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testifying today. that donlkinson said ski bank offered him money -- danske bank offered him money to keep quiet. says u.s. will issue its own report on the killing of saudi journalist jamal khashoggi by tomorrow. they made a judgment on the matter according to media reports. intelligence agency has concluded that the saudi crown prince mohammad bin salman ordered to market showed he to be killed. search crews are going house to house and the burned-out city of paradise looking for remains. are listed asople unaccounted for. firefighters make it or break later this week. the forecast does call for rain. global news 24 hours a day, on air and on tictoc on twitter, powered by more than 2700 journalists and analysts in more than 120 countries.
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i'm taylor rates. this is bloomberg. tom, francine? francine: taylor, thank you so much. we are getting live pictures. fromis michelle barnier the european commission speaking in brussels. still has to decide the process for extending the transition and says the beginning of a future relationship, and said extending the transition would require u.k. payments. trump says it is a critical week for theresa may. she speaking to business leaders at the cbi to muster their support. we do not think there are enough letters from parliamentarians to call for a constant vote for theresa may, but we are keeping a close eye on it. it is unlikely she gets the majority to pass this deal through parliament, sell again, a tricky situation, tom for theresa may and the whole conservative party that will play out in the markets. tom: our guest erik nielsen of
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unicredit, there are two timelines, 3, 4, or five timelines. where are we next summer with this ballet? does anyone have a clue? u.k. out, we have the of the e.u., and in a transition ofiod, probably to the end 2020. ifis very difficult to see it will be a longer one. that in the agreement, they can extend it, and i think they will. by next summer, they might not have agreed on it. on -- in my opinion, there is virtually no chance that this will be canceled and they stay in the e.u. unfortunately. erik goeddel, when you look at some of the collateral damage of the hopes that the erik, whenhalf, --
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you look at some of the collateral damage or the hopes that the brexiteers have, what do you see? erik: their chances are wrong. this is about -- the e.u. is about the e.u. you are not going to cut some special deal and the cherry picking story. it is all about how you transition in the most orderly way and then it is about the future relationship that has not been discussed. francine: do you think that because of this deal, it locks the u.k. into a custom's? union is that fair -- into a custom's union? is that fair? circleltimately, it is a where you cannot get out. reinstated in this agreement is that there will be no hard border. if there is no hard border, you have to have both sides.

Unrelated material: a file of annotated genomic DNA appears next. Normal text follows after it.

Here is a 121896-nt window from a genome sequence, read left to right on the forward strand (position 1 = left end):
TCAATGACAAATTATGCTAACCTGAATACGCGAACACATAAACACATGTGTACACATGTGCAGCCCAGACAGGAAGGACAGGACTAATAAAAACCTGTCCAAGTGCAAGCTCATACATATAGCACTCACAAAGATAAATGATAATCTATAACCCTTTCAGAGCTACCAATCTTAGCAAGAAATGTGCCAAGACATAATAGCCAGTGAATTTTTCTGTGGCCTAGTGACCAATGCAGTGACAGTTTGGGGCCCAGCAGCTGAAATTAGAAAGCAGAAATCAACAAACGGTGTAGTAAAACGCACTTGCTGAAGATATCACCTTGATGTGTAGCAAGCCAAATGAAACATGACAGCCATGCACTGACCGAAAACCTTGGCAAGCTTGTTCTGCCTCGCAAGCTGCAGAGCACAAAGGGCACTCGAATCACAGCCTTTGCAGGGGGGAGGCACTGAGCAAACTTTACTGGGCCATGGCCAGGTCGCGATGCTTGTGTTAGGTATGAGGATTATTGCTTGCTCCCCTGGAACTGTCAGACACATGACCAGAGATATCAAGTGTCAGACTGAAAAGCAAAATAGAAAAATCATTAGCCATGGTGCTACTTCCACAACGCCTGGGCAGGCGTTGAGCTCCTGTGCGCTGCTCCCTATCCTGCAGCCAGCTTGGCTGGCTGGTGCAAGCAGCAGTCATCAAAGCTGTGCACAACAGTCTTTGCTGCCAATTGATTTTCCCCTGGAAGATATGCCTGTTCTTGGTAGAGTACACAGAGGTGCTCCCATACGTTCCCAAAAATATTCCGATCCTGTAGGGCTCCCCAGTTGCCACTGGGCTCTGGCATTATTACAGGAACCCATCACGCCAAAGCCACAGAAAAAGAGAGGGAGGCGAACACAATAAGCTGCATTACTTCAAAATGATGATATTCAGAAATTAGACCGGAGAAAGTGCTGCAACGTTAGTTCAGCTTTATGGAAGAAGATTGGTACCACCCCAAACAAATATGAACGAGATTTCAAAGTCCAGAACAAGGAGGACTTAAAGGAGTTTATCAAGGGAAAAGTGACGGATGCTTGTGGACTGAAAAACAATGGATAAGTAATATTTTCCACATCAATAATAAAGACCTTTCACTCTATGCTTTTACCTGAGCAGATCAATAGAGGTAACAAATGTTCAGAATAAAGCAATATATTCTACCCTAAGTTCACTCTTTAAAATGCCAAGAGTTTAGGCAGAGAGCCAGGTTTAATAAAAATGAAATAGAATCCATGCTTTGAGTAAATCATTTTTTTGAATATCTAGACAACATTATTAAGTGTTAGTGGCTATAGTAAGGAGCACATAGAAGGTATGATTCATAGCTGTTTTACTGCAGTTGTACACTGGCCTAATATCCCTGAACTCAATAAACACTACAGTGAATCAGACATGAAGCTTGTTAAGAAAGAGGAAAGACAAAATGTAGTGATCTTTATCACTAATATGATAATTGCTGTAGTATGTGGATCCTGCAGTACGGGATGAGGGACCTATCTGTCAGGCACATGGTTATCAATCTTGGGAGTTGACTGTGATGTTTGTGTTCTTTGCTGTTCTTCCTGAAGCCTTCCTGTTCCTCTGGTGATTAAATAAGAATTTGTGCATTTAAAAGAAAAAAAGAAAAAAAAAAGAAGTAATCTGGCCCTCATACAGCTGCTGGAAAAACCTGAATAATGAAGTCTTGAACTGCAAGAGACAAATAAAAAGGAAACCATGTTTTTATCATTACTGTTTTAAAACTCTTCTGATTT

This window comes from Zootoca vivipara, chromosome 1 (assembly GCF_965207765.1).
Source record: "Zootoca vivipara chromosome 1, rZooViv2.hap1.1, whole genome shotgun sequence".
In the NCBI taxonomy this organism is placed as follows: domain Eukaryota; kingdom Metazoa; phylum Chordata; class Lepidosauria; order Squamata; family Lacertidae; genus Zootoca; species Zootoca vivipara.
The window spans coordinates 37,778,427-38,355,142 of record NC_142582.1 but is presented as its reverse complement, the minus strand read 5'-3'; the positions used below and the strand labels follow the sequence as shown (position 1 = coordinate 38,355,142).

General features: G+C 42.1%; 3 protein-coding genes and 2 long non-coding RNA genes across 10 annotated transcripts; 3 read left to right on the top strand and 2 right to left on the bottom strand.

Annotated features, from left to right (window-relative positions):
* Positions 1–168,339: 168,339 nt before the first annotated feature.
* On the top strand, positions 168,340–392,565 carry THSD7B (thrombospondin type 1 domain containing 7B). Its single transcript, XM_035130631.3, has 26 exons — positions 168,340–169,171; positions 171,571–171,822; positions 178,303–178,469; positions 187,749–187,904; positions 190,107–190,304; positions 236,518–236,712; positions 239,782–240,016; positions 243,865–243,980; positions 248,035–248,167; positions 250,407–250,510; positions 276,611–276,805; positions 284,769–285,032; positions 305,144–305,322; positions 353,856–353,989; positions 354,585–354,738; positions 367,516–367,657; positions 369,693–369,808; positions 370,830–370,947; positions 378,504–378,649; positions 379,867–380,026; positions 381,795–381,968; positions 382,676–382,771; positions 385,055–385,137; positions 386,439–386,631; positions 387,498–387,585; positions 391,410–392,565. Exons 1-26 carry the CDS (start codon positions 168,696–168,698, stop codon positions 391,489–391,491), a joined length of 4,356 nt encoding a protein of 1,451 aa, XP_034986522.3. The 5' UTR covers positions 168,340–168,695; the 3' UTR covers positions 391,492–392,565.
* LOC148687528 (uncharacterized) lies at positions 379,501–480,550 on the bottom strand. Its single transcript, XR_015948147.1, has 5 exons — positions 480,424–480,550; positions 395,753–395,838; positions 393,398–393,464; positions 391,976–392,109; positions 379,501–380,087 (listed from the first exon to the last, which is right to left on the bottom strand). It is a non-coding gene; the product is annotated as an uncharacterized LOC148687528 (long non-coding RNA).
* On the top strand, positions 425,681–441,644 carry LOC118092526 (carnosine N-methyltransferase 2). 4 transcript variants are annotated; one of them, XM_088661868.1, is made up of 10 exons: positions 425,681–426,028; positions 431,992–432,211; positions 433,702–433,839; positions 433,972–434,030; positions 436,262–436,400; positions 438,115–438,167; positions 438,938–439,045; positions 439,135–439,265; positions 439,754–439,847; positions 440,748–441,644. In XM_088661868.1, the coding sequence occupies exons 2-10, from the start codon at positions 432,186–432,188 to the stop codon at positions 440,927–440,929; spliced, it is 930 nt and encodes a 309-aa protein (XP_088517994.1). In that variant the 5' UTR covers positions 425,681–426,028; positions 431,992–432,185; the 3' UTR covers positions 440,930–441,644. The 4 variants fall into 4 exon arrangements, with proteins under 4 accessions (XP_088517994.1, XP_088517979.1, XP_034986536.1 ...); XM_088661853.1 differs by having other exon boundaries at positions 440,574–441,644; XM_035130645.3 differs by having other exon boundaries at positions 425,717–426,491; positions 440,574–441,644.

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tom: i go back, erik, to something i saw for five days ago. it is incredible. prime minister may scheduled to speak in the next hour. erik nielsen with us from unicredit on a most busy, monday morning. we drive the conversation forward with erik nielsen in the next hour. .onus round catherine mann a citigroup. this is bloomberg. ♪
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francine: this is "bloomberg surveillance." and london ande new york. you are seeing live pictures out of saudi arabia. the first address since the killing of the washington journalist columnist, jamal khashoggi. we are getting reports about the cia and how they are treating the death. council addressing the in saudi arabia on internal and a policy matter shortly. we will keep a close eye on that. joining us is our middle east's editor. what do we know so far about the jamal khashoggi killing? we had this report about a phone call between the crown prince and his brother, the ambassador to the u.s. will that implicate the crown prince in the killing of jamal
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khashoggi? >> the saudis will say, no it does not. the saudis have been actually insistent that the crown prince did not know about this. whether it is a phone call, they will argue that the two brothers are in regular contact and it does not have to necessarily be about jamal khashoggi. you are referencing to the post story and others, reporting over the weekend that mohammad bin salman was involved because the people who were being accused of having committed this crime are people who are extreme a close to mohammad bin salman. francine: ok, what is happening in saudi arabia right now? is there still an investigation? people whoheard that will be found to be the culprits will be executed? >> well, the attorney general has asked, or said they will
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seek the death penalty for five of the accused. 11 in total are being taken to court over this and to prison. the investigation is ongoing and there are people who will be charged. they are taking it so sears say that there has been talk about -- they are taking it so seriously that there has been talk about executions. the one thing that people disagree on is that the crown prince has not been involved, and on the other hand, the turks are now the cia. you have people and the usa questioning that the crown prince had to be involved and there is no way that he did not know what was going on he should be held to account. so many things in terms of u.s. foreign policy, and indeed was saudi arabia is trying to do, will slow down the chain and the division that the crown prince is striving for,